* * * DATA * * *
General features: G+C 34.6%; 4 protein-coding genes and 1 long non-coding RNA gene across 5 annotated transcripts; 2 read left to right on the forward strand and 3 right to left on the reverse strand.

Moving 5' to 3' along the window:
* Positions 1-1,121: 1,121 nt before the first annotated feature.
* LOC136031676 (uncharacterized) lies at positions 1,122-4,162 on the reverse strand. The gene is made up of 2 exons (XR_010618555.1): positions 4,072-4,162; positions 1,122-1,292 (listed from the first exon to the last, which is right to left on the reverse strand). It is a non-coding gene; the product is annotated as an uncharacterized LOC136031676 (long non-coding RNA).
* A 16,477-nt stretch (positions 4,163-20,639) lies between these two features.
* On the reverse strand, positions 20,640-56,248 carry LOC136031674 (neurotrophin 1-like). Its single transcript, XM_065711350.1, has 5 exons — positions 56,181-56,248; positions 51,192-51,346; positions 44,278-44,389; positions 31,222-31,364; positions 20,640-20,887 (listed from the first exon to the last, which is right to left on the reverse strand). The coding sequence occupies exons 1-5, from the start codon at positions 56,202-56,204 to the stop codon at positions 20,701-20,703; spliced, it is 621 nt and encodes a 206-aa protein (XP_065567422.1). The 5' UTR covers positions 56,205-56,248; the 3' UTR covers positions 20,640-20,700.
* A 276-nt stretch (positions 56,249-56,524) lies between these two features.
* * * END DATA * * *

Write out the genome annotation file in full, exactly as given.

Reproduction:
General features: G+C 34.6%; 4 protein-coding genes and 1 long non-coding RNA gene across 5 annotated transcripts; 2 read left to right on the forward strand and 3 right to left on the reverse strand.

Moving 5' to 3' along the window:
* Positions 1-1,121: 1,121 nt before the first annotated feature.
* LOC136031676 (uncharacterized) lies at positions 1,122-4,162 on the reverse strand. The gene is made up of 2 exons (XR_010618555.1): positions 4,072-4,162; positions 1,122-1,292 (listed from the first exon to the last, which is right to left on the reverse strand). It is a non-coding gene; the product is annotated as an uncharacterized LOC136031676 (long non-coding RNA).
* A 16,477-nt stretch (positions 4,163-20,639) lies between these two features.
* On the reverse strand, positions 20,640-56,248 carry LOC136031674 (neurotrophin 1-like). Its single transcript, XM_065711350.1, has 5 exons — positions 56,181-56,248; positions 51,192-51,346; positions 44,278-44,389; positions 31,222-31,364; positions 20,640-20,887 (listed from the first exon to the last, which is right to left on the reverse strand). The coding sequence occupies exons 1-5, from the start codon at positions 56,202-56,204 to the stop codon at positions 20,701-20,703; spliced, it is 621 nt and encodes a 206-aa protein (XP_065567422.1). The 5' UTR covers positions 56,205-56,248; the 3' UTR covers positions 20,640-20,700.
* A 276-nt stretch (positions 56,249-56,524) lies between these two features.